1 [swag]
a suspended wreath, garland, drapery, or the like, fastened up at or near each end and hanging down in the middle; festoon.
a wreath, spray, or cluster of foliage, flowers, or fruit.
a festoon, especially one very heavy toward the center.
a swale.
a swaying or lurching movement.
verb (used without object), swagged, swagging.
to move heavily or unsteadily from side to side or up and down; sway.
to hang loosely and heavily; sink down.
verb (used with object), swagged, swagging.
to cause to sway, sink, or sag.
to hang or adorn with swags.

1520–30; perhaps < Scandinavian; compare Norwegian svaga, svagga to sway, rock

Dictionary.com Unabridged


2 [swag]
plunder; booty.
money; valuables.
Australian. a traveler's bundle containing personal belongings, cooking utensils, food, or the like.
verb (used without object), swagged, swagging.
Australian. to travel about carrying one's bundle of personal belongings.

1860–65; special uses of swag1

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Based on the Random House Dictionary, © Random House, Inc. 2014.
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World English Dictionary
swag (swæɡ)
1.  slang property obtained by theft or other illicit means
2.  slang goods; valuables
3.  an ornamental festoon of fruit, flowers, or drapery or a representation of this
4.  a swaying movement; lurch
5.  dialect (Midland English) a depression filled with water, resulting from mining subsidence
6.  informal (Austral), (NZ) (formerly) a swagman's pack containing personal belongings
7.  informal (Austral), (NZ) go on the swag to become a tramp
8.  informal (Austral), (NZ) swags of lots of
vb , swags, swagging, swagged
9.  chiefly (Brit) to lurch or sag or cause to lurch or sag
10.  (tr) to adorn or arrange with swags
11.  informal (Austral) (intr) to tramp about carrying a pack of personal belongings
[C17: perhaps of Scandinavian origin; compare Norwegian svagga to sway]

Collins English Dictionary - Complete & Unabridged 10th Edition
2009 © William Collins Sons & Co. Ltd. 1979, 1986 © HarperCollins
Publishers 1998, 2000, 2003, 2005, 2006, 2007, 2009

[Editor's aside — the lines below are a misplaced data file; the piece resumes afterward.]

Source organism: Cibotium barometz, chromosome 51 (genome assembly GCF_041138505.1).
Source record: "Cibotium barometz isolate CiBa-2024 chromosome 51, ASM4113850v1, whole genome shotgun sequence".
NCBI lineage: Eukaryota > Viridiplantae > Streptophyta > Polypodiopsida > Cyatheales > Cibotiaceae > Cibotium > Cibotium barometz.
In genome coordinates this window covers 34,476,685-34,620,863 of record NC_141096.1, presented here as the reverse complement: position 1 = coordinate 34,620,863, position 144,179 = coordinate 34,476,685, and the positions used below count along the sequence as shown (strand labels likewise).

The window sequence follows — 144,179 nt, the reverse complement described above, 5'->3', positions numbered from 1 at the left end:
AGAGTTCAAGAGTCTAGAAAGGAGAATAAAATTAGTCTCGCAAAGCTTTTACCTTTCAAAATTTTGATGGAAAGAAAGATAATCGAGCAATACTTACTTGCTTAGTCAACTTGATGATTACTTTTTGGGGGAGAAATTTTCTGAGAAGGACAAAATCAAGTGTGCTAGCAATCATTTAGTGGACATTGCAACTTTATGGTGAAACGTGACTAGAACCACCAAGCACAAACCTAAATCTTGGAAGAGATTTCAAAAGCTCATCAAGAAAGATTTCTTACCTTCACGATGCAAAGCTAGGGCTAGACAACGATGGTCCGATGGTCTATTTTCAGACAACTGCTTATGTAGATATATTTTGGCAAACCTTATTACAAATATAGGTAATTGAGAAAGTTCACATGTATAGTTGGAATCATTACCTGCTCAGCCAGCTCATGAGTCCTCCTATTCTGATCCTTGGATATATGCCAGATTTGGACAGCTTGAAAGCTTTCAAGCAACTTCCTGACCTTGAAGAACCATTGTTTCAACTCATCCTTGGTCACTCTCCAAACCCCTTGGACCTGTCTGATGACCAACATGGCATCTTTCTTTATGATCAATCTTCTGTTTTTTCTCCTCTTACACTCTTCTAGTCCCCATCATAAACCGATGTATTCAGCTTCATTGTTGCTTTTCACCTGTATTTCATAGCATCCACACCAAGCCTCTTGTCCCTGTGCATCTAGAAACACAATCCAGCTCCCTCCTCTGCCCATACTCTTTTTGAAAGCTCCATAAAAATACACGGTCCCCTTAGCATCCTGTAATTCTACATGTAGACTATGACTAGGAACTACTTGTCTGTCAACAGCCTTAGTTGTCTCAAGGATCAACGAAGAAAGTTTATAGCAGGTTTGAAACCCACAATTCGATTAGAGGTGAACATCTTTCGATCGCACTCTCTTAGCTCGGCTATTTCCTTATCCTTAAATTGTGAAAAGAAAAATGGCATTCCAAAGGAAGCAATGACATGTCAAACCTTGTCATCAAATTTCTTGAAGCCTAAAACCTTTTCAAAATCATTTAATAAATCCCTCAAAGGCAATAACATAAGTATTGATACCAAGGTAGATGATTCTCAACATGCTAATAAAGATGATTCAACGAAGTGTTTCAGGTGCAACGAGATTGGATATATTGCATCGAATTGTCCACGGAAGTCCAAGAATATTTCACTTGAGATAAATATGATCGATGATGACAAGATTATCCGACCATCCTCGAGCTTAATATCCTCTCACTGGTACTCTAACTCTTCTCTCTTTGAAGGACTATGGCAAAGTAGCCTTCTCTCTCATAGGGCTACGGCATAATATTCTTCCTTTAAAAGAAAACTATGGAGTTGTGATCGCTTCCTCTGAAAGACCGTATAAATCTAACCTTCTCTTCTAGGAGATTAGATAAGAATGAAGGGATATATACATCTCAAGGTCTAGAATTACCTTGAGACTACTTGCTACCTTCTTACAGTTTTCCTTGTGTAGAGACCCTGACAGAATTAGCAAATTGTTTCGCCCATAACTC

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Dictionary.com's 21st Century Lexicon
Main Entry:  swag
Part of Speech:  n
Definition:  See schwag
Main Entry:  swag
Part of Speech:  n
Definition:  See schwag
Dictionary.com's 21st Century Lexicon
Copyright © 2003-2014 Dictionary.com, LLC
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Word Origin & History

"to move heavily or unsteadily," 1530, probably from O.N. sveggja "to swing, sway," cognate with O.E. swingan "to swing" (see swing). The noun sense of "ornamental festoon" is first found 1794. Earlier senses of "bulky bag" (c.1300) and "big, blustering fellow" (1588) may
represent separate borrowings from the Scand. source.
Online Etymology Dictionary, © 2010 Douglas Harper
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Slang Dictionary

scientific wild ass guess definition

and SWAG
  1. phr. & comp. abb.
    a simple guess. (Often objectionable.) : I don't know at all. That was a SWAG. I always use the SWAG system.
Dictionary of American Slang and Colloquial Expressions by Richard A. Spears.Fourth Edition.
Copyright 2007. Published by McGraw-Hill Education.
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Computing Dictionary

SWAG definition

Scientific (or Silly) Wild Ass Guess. A term used by technical teams when establishing high level sizings for large projects.

The Free On-line Dictionary of Computing, © Denis Howe 2010 http://foldoc.org
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Encyclopedia Britannica


in architecture and decoration, carved ornamental motif consisting of stylized flowers, fruit, foliage, and cloth, tied together with ribbons that sag in the middle and are attached at both ends. The distinction is sometimes made between a swag and a festoon by limiting the former to festoons entirely made up of folds of cloth.

Learn more about swag with a free trial on Britannica.com.

Encyclopedia Britannica, 2008. Encyclopedia Britannica Online.
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Example sentences
Of course, it is open to a thief who believes his swag might have been so
  marked to attempt such cleaning himself.
Other noteworthy submissions will get other small space swag.
After that, we'll randomly select two commenters to win the swag.
She puts a swag on the back door and wraps her house's columns in garland
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